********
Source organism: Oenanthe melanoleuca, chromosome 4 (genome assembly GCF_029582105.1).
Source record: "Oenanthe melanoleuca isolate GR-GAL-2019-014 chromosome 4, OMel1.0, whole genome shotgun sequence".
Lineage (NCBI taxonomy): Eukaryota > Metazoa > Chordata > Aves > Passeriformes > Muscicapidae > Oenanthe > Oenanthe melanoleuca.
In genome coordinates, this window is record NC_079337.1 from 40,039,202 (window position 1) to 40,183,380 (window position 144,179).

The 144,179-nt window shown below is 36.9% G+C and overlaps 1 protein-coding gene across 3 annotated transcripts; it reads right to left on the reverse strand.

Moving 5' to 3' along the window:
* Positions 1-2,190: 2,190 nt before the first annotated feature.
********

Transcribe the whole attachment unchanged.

Source organism: Oenanthe melanoleuca, chromosome 4 (genome assembly GCF_029582105.1).
Source record: "Oenanthe melanoleuca isolate GR-GAL-2019-014 chromosome 4, OMel1.0, whole genome shotgun sequence".
Lineage (NCBI taxonomy): Eukaryota > Metazoa > Chordata > Aves > Passeriformes > Muscicapidae > Oenanthe > Oenanthe melanoleuca.
In genome coordinates, this window is record NC_079337.1 from 40,039,202 (window position 1) to 40,183,380 (window position 144,179).

The 144,179-nt window shown below is 36.9% G+C and overlaps 1 protein-coding gene across 3 annotated transcripts; it reads right to left on the reverse strand.

Moving 5' to 3' along the window:
* Positions 1-2,190: 2,190 nt before the first annotated feature.